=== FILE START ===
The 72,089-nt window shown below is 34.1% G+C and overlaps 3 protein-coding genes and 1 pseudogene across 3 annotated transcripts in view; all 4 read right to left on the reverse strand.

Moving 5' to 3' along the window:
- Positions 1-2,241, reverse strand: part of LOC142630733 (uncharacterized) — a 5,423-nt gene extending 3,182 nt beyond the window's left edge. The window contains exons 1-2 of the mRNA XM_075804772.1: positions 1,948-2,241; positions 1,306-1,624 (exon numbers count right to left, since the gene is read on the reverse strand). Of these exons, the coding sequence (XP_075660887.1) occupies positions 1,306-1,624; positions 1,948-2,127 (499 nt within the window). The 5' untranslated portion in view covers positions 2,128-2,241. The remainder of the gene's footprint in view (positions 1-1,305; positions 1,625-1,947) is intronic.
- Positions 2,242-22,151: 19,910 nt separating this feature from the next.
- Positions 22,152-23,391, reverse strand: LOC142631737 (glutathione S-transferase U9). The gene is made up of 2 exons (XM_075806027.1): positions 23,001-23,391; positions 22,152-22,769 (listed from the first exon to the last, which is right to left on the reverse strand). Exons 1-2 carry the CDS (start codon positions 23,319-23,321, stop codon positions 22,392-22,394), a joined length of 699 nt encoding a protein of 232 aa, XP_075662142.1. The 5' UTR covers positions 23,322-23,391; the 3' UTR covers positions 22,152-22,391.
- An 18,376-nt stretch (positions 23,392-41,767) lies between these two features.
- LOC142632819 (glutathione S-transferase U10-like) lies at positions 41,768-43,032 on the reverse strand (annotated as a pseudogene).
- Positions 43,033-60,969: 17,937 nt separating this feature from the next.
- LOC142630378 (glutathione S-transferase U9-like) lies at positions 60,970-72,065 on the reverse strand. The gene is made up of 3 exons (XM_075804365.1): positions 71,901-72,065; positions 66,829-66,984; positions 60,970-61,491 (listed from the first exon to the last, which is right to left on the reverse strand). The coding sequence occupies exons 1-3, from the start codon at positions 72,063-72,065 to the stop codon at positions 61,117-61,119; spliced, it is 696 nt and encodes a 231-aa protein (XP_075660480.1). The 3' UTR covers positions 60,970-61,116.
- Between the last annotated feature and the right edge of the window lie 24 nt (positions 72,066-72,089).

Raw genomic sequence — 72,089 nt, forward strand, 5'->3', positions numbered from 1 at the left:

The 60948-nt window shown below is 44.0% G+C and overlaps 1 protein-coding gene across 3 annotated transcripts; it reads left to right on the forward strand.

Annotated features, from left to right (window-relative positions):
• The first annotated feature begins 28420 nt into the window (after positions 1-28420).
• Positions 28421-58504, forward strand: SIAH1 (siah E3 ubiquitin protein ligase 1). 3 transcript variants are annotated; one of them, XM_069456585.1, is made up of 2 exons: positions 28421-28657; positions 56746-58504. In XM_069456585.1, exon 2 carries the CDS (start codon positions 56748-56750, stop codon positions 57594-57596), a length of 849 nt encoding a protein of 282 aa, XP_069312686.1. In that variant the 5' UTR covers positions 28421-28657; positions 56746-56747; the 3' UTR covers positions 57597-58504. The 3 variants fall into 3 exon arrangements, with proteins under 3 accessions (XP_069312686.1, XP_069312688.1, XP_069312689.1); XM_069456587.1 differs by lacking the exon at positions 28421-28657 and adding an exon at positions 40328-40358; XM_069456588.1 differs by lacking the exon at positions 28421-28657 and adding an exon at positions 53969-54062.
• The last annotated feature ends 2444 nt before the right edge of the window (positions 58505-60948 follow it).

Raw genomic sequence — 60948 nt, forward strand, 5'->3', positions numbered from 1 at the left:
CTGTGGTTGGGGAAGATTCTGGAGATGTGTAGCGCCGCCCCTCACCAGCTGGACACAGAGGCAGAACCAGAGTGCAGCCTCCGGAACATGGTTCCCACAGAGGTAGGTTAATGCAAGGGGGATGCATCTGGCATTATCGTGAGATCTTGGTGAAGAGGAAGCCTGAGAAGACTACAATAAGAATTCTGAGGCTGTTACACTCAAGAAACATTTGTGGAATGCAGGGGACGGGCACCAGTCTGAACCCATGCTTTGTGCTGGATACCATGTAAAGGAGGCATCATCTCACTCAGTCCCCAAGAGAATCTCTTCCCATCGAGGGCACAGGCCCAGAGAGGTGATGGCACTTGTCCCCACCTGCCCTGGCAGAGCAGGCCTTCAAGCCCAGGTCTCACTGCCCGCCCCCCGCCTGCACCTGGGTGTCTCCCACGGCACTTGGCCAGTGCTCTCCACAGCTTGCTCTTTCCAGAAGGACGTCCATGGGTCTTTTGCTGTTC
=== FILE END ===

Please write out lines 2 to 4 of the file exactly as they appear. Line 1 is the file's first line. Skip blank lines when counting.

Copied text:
Moving 5' to 3' along the window:
- Positions 1-2,241, reverse strand: part of LOC142630733 (uncharacterized) — a 5,423-nt gene extending 3,182 nt beyond the window's left edge. The window contains exons 1-2 of the mRNA XM_075804772.1: positions 1,948-2,241; positions 1,306-1,624 (exon numbers count right to left, since the gene is read on the reverse strand). Of these exons, the coding sequence (XP_075660887.1) occupies positions 1,306-1,624; positions 1,948-2,127 (499 nt within the window). The 5' untranslated portion in view covers positions 2,128-2,241. The remainder of the gene's footprint in view (positions 1-1,305; positions 1,625-1,947) is intronic.
- Positions 2,242-22,151: 19,910 nt separating this feature from the next.